When a heatwave strikes Paris, we tend to want to avoid the sweaty metro, the sidewalk traffic, and the city’s air-conditioning problem– the problem being, that there is none. Come summertime, Parisians attempt to make their escape to the countryside or to the beach as often as possible at weekends until they quit the city entirely for their god-given month-long holiday in August, rendering Paris a deserted ghost town. But what of those who don’t have access to riviera retreats and countryside hideaways on the regular? Sparing a thought for anyone stuck in the city during an unexpected heatwave, we’ve come up with a few ideas to fake a summer holiday around Paris. So meet us on the river Seine, conveniently dotted with natural islands that make an ideal impromptu escape for sunbathing, picnicking, and fresh air by the water’s edge.
1. Île Saint Germain:
Let’s skip Paris’ most famous islands in the city centre (you won’t find much country greenery there) and wander out yonder to the lesser known islands in the region of Paris where summer nonchalance is in full speed and tourists are nowhere near. A half hour bike ride up from the Eiffel Tower is Île Saint Germaine with its charming fishing village vibes, superb sprawling park, wild flower gardens and a horse pavilion to boot.
Technically made up of two islands bridged together (l’île de Billancourt and l’île Longueignon), the island of Saint Germain is essentially divided into two parts, one part residential, the other part an 18-hectare park to withdraw from the sounds of Paris under willow trees.
This island has had several lives however, spending many unfortunate years forgotten as an abandoned military camp, before it was transformed from wasteland to an urban island oasis in the early 1980s. More info.
2. Île de la Jatte
The island immortalised a painting, you’ve probably visited Ile de la Jatte many times before through the eyes of one of the most notable impressionist painters in history. Once the private getaway of the Duke of Orléans and his family, in the early 1800s, the island belonged to the surrounding park of the nobleman’s extravagant estate, the Château de Neuilly, and was accessible only by boat. Later on, Napeleon III and Baron Haussmann modified the island for the public, attracting many artists who began painting there, particularly impressionist artists such as Claude Monet, Vincent Van Gogh and Albert Sisley. One of the best known post-impressionist paintings by Georges Seurat “A Sunday on La Grande Jatte” commemorates this island in the history of art forever.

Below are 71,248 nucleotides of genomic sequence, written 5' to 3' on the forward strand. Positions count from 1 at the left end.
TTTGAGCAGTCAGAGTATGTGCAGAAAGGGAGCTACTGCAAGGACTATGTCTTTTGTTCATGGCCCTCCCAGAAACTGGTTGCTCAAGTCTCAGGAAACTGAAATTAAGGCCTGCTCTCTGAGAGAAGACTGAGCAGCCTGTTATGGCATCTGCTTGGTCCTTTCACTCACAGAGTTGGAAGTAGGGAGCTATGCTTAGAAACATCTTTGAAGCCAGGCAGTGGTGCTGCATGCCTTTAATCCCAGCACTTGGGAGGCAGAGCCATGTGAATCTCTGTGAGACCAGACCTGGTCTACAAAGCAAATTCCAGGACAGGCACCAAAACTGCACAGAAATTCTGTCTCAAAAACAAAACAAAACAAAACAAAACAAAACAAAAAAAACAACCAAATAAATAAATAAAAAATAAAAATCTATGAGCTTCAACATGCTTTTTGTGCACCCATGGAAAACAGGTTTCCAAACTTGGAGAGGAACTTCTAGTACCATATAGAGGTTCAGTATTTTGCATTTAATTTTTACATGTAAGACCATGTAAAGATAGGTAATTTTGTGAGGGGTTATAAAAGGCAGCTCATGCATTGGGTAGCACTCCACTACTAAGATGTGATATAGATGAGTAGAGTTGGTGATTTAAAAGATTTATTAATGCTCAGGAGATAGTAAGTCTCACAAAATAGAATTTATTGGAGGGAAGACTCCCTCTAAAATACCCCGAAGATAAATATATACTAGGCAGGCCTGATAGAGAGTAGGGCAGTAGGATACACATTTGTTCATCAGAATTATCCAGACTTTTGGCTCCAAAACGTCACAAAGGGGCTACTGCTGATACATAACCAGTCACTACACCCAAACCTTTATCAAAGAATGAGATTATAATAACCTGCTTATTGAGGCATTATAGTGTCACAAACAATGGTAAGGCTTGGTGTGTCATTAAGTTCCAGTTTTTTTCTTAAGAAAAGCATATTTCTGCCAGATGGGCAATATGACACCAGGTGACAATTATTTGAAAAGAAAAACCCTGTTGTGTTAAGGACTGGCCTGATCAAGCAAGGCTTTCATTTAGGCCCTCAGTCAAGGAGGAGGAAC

With its manicured lawns, remaining bourgeois villas still left to manicured lawns and a “Temple of Love” moved from Parc Monceau by the Duke in the 19th century, this island always appealed to the higher tiers of society. We recommend booking a table by the water at the Duke’s old hunting lodge which is now a lovely lunch spot called Les Pieds dans l’Eau (feet in the water). Bring a glamorous hat, maybe even an umbrella (or just your swimsuit) and go back in time…
3. Châlet des Îles
Taking the most adorable private ferry to the Chalet des Isles is already half the fun. Knowing that you’re headed for lunch at an authentic Swiss chalet that was shipped to France by Napoleon III as a gift to his wife Empress Eugenie in the 19th century– puts the cherry on the cake. When she fell in love with the cottage in Switzerland, her totally reasonably husband had it dismantled and rebuilt on this little island in the middle of a lake in the Bois de Boulogne park. It later became a favourite literary café, frequented by the likes of Proust and Zola.
Come for lunch and you’ll stay until sundown under the string lights with endless bubbly and a festive summer vibe. More info.
4. Ile aux Cygnes
We often forget about the lonely uninhabited strip of land with front row views of the La Tour Eiffel called Ile Aux Cygnes (Island of Swans). Perfect for an afternoon read on one of its benches and sometimes you might catch an al fresco tango in the evening. It’s also most notable for its quarter scale replica of the Statue of Liberty, given to the city of Paris by the Parisian community in America to mark the centennial of the French Revolution. More info.
5. Floating Gardens
While there are only three natural islands along the Seine officially within Paris, there are 6 more artificial ones positioned near the Eiffel Tower. They are each connected in a rectangular tetris and designed according to particular gardening themes.
Officially known as the very long-winded “Jardins de l’Archipel des Berges de Seine – Niki-de-Saint-Phalle”, these floating islands are a convenient and central summer fix. They have deck chairs, a greenhouse and you can even lay on a bed of ropes, because what else do you really want to do in Paris? More info.
PS. If you’re looking for a particularly romantic island getaway…
And for more summer in the city tips, stay in the loop with Messy Nessy’s Paris on instagram.